By guest author Chris Guthrie
It’s always nice to meet new friends, especially when those people are as smart as Chris Guthrie! As co-creator of AmaSuite, he’s chock full of knowledge about selling on Amazon through retail arbitrage, private labeling and as an affiliate. Not only did I get him to contribute this very enlightening blog post, he’s also going to do a free webinar for you on Thursday, November 19, 2015. I’ll let Chris take it from here and explain about the 3 mistakes he runs into all the time and how you can avoid them.
There are several mistakes people make when trying to sell private-label products on Amazon and I’d like to quickly outline some of the most common ones so you can sidestep those roadblocks and shorten your path to success
Mistake 1: Picking the wrong product
The most essential element that you want to get right is product selection. When you see 3,328 people selling roughly the exact same product you don’t want to be the 3,329th product (especially if you have a small budget to get started).
As we move into 2016 there are several product strategies that I see which will continue to work:
A. Create differentiated products
It’s not enough to sell a product that is the exact same as everyone else if the market is already saturated. Any product you’ve ever heard used as an example in a podcast, a course, a blog post, etc. is exactly the type of product you shouldn’t do. Ideally you’ll want to take something that is popular but find a way to make it different.
How do you do this?
One of the simplest ways is to talk to your potential customers. The great part about Amazon is that you don’t have to actually speak to your potential customers because they’ve already said what they like or dislike in the Amazon reviews they’ve written. Reading customer reviews to figure out why people love (or hate) a product that is selling well is absolutely essential to determine their motivations so that you can better serve their needs.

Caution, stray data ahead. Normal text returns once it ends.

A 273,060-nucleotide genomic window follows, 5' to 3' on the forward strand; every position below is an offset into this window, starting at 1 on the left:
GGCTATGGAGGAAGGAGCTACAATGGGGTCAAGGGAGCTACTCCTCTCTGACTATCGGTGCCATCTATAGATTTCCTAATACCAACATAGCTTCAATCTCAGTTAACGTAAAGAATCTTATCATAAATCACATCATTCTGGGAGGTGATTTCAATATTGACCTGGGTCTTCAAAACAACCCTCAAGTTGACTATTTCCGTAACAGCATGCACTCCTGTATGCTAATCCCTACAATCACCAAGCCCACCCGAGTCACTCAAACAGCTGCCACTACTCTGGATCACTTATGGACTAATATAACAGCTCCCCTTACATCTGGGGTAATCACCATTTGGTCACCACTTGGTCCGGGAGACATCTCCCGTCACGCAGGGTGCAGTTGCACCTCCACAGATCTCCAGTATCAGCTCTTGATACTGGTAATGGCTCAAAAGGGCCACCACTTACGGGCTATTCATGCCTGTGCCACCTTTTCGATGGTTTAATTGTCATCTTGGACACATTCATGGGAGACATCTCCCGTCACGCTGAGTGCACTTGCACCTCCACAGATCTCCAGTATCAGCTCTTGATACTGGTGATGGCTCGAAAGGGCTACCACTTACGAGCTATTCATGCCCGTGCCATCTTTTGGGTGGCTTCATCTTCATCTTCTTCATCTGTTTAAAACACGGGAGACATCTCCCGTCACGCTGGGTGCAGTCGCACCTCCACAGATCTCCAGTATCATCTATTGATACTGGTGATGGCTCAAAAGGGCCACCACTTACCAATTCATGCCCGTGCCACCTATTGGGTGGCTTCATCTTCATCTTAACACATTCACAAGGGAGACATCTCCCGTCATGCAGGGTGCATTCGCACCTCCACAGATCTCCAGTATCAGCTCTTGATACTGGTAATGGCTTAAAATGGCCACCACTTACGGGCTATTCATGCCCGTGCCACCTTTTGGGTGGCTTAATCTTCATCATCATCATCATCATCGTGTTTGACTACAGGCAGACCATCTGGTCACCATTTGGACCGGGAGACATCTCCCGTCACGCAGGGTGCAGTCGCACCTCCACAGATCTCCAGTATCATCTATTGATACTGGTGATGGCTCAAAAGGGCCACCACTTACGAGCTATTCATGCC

B. Go after lower competition products
If you’re going to sell a product similar to what is already being sold, what I’d recommend (for your first product) is avoiding the #1 – 2,000 Best Seller Rank (BSR) for that primary category on Amazon.
The best way to build momentum in something you’ve never done before is to create quick wins and even if the first product you launch only ends up selling a thousand to a few thousand dollars a month that’s still going to give you the experience and confidence to go for a more competitive market later (or scale up and launch more low competition products).
C. Create something entirely unique
Lastly you can also create something entirely unique. Reading Kickstarter success stories (and failures) will give you a good sense for identifying what types of products are and are not popular. This strategy of launching entirely unique products is the long game that everyone should strive towards. There will always be more competition, but for completely unique products you can throw up more potential barriers to entry. If you had a low budget, I’d especially only recommend trying an entirely unique product if you turned to crowdfunding. I don’t want to dive too much into this method because frankly it could be an entire blog post by itself.
Those are the three options that I believe offer the best chance at success for new private-label sellers on a budget.
Mistake 2: Launching a product with too few reviews.
If you launch your product on Amazon and in the first 10 days you don’t have at least 10 reviews you’re moving too slowly. Even without using email-follow-up tools like Salesbacker, there is a simple strategy to get your first reviews (and you don’t even have to bug your friends).
Contact top Amazon reviewers that are interested in your product category to leave a review
Contact these reviewers and ask them for an honest, unbiased review of your product (and make sure they mention that they “received the product for free in exchange for an honest and unbiased review”).
Mistake 3: Not using a specific strategy to pick keywords
Picking random keywords and seeing what happens isn’t a winning strategy. Instead, what you want to do is pick keywords that are more important to your potential buyers on Amazon.
How do you know what keywords are important? Amazon tells you when you start to type a search
Do you think Amazon displays keywords here that are more likely to lead visitors to a sale or less likely to lead to a sale?
Of course they’re going to display keywords that are more likely to lead to a sale. Amazon tests everything so those keywords that display in search suggest are the types of keywords you should look at incorporating into your listing. That’s not all, however. Conducting keyword research to find other terms is also a critical exercise. You’ll want to look at the obvious search terms as well as those that come from misspellings, synonyms and alternate uses. This will make up a comprehensive list that can drive loads of traffic to your listing.
These strategies I’ve shared are all manual and can be very time consuming. There is a better way. If you’d like to see how to overcome these 3 mistakes 1o times faster please join me on Thursday, November 19th (TOMORROW) at 1 PM eastern time (10 AM pacific) for a special webinar training entitled “How To Find Unique Products Worth Selling On Amazon Using Amasuite 4.0” I’m doing just for Karon’s peeps. I’ll show you how my AmaSuite software can cut your time and boost your results so you get to the sales level you want significantly faster.
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